Crosby plays a Philadelpia Quaker engaged to a Southern belle. He becomes a social outcast when he refuses to fight a duel. Fields then hires him to perform on his riverboat, promoting him ... See full summary »
The wealthy Van Dyke family are constantly in the media for outrageous behavior, much to the frustration of patriarch Dan Van Dyke. His self-centered, bubble-headed wife has a fondness for ... See full summary »
Among the terrified refugees jamming the roads out of Paris in 1940 are Kitty de Mornay, a rich American divorced from her French husband, and her companion Emmyline (Emmy) Quayle. A German... See full summary »
While at a ski lodge, Larry Blake sees instructor Karin Borg and decides to sign up for private lessons. The next thing he knows, she is Mrs. Blake. When he announces that he is going back ... See full summary »
Hard-hitting news editor Jim Branch falls for high-society type Sharon Norwood but can't get to first base as he continually makes use of her knowledge of the rich and famous to try to ... See full summary »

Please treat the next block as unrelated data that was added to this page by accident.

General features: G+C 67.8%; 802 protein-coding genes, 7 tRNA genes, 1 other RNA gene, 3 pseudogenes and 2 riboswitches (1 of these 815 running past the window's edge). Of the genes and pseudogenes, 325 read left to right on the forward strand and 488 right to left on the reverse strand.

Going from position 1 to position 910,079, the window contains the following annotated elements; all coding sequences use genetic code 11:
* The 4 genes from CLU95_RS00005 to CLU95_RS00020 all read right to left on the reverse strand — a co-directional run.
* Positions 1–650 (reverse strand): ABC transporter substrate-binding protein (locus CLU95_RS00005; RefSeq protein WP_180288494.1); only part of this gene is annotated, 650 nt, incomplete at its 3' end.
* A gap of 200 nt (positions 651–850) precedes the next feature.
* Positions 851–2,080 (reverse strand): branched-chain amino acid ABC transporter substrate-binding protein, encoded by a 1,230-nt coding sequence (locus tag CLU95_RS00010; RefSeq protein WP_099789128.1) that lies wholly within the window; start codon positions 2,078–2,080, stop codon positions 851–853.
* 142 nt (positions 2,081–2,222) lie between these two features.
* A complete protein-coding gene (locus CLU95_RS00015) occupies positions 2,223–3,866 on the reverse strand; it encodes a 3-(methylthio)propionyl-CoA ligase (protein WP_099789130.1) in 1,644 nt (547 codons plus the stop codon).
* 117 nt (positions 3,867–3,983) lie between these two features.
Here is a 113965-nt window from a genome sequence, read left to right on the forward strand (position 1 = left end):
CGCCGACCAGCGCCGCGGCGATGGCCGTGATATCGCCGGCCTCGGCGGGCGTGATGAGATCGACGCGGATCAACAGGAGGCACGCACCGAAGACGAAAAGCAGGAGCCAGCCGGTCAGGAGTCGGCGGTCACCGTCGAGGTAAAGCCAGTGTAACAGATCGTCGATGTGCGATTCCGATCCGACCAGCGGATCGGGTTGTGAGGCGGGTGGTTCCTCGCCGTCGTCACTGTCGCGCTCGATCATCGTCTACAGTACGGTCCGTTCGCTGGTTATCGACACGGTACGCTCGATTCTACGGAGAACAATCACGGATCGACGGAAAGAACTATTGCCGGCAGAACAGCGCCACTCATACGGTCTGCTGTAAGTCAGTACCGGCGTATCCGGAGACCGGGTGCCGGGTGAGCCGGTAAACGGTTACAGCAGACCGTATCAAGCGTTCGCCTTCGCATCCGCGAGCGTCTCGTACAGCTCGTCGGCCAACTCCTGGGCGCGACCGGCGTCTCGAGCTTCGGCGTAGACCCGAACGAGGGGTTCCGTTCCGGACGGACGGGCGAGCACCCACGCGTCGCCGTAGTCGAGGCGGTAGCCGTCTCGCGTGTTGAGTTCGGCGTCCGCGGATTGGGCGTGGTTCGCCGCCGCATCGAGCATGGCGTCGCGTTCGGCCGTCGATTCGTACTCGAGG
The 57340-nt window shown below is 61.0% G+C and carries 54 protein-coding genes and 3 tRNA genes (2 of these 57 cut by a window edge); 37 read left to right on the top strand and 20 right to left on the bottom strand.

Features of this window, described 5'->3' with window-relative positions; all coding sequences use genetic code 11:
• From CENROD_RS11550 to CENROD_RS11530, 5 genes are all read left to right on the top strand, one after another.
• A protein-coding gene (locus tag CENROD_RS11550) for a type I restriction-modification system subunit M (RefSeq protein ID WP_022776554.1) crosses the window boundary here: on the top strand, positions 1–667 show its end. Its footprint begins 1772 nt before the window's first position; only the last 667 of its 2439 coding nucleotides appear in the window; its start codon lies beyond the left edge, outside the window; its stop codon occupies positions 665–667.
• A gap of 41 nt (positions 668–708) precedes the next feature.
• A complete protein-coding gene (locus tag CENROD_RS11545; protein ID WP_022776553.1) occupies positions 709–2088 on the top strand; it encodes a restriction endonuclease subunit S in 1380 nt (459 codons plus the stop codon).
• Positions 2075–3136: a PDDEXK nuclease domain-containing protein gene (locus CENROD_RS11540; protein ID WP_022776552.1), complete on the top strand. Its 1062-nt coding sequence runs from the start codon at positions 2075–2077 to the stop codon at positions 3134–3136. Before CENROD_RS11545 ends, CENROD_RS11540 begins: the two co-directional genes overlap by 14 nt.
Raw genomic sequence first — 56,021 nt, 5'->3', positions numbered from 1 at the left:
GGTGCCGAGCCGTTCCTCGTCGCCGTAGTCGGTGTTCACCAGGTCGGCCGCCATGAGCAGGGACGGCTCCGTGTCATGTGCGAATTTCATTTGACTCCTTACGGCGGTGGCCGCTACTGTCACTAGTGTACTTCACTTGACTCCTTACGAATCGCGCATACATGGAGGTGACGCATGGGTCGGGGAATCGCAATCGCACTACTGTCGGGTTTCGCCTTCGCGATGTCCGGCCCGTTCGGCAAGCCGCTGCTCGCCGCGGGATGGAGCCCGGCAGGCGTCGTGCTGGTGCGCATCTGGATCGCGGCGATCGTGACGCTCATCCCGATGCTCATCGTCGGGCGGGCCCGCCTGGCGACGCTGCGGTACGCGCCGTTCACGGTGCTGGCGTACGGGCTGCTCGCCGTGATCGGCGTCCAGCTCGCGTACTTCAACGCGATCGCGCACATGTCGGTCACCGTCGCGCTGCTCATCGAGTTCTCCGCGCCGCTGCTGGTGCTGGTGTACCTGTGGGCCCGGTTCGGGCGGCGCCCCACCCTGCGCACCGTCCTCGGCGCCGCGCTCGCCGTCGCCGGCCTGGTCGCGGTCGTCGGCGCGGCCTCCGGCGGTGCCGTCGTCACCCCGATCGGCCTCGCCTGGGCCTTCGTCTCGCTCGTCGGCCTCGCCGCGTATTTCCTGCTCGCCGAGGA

Robert Z. Leonard
The Hays office refused to sanction the movie under its original tile, "The Green Hat." Michael Arlen's original novel had acquired a salacious reputation, so MGM reluctantly changed it. They were not even allowed to use it as a screen story credit. See more »
This is an MGM chick flick, 1934- style. Constance Bennett, a first class actress, is Iris, a penniless heiress (I'm still trying to get my brain around how she and her drunken brother can live so well despite their circumstances... they have servants who work whilst politely grumbling over not being paid) who loves the Napier, (Herbert Marshall) son of a prominent English family with interests in India. His father (Henry Stephenson) bans their marriage and each goes off in different directions while carrying awfully large torches for each other. My problems with the production: 1) Marshall is ill-fitted as the somewhat spineless son--- he's 44 here (!) 2) Stephenson is a real one-dimensional turd until the big revelation. 3) The ending (I won't give it away, but it doesn't really fit with Iris' temperament). Connie Bennett ranks (along with Kay Francis and Bebe Daniels) as one of the most underrated actresses around and is always fascinating to watch... even in pedestrian soap like this.
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